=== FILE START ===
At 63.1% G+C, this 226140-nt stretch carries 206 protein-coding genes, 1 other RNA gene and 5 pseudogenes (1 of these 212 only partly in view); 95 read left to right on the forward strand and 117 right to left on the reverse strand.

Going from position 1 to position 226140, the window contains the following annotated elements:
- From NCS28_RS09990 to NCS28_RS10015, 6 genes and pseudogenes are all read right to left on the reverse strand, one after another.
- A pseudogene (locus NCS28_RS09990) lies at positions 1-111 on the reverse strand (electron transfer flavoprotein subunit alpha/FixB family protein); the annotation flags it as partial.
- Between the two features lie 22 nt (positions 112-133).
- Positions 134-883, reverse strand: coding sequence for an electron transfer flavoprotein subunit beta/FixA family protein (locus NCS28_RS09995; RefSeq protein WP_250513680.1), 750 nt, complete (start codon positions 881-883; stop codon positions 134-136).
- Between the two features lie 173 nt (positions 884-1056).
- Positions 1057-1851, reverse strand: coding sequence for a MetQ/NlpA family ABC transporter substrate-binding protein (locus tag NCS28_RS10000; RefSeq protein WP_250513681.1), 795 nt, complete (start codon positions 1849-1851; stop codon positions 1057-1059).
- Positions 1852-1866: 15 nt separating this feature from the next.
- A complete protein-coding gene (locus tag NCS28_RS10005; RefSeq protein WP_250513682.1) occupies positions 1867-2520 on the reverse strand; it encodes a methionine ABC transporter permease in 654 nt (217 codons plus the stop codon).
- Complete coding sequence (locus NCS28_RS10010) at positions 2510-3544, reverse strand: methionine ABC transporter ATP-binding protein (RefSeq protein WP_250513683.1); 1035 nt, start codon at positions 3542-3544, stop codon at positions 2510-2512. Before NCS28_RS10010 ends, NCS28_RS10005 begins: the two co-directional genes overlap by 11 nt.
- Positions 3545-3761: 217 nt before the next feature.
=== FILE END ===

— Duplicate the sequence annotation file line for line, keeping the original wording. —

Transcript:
At 63.1% G+C, this 226140-nt stretch carries 206 protein-coding genes, 1 other RNA gene and 5 pseudogenes (1 of these 212 only partly in view); 95 read left to right on the forward strand and 117 right to left on the reverse strand.

Going from position 1 to position 226140, the window contains the following annotated elements:
- From NCS28_RS09990 to NCS28_RS10015, 6 genes and pseudogenes are all read right to left on the reverse strand, one after another.
- A pseudogene (locus NCS28_RS09990) lies at positions 1-111 on the reverse strand (electron transfer flavoprotein subunit alpha/FixB family protein); the annotation flags it as partial.
- Between the two features lie 22 nt (positions 112-133).
- Positions 134-883, reverse strand: coding sequence for an electron transfer flavoprotein subunit beta/FixA family protein (locus NCS28_RS09995; RefSeq protein WP_250513680.1), 750 nt, complete (start codon positions 881-883; stop codon positions 134-136).
- Between the two features lie 173 nt (positions 884-1056).
- Positions 1057-1851, reverse strand: coding sequence for a MetQ/NlpA family ABC transporter substrate-binding protein (locus tag NCS28_RS10000; RefSeq protein WP_250513681.1), 795 nt, complete (start codon positions 1849-1851; stop codon positions 1057-1059).
- Positions 1852-1866: 15 nt separating this feature from the next.
- A complete protein-coding gene (locus tag NCS28_RS10005; RefSeq protein WP_250513682.1) occupies positions 1867-2520 on the reverse strand; it encodes a methionine ABC transporter permease in 654 nt (217 codons plus the stop codon).
- Complete coding sequence (locus NCS28_RS10010) at positions 2510-3544, reverse strand: methionine ABC transporter ATP-binding protein (RefSeq protein WP_250513683.1); 1035 nt, start codon at positions 3542-3544, stop codon at positions 2510-2512. Before NCS28_RS10010 ends, NCS28_RS10005 begins: the two co-directional genes overlap by 11 nt.
- Positions 3545-3761: 217 nt before the next feature.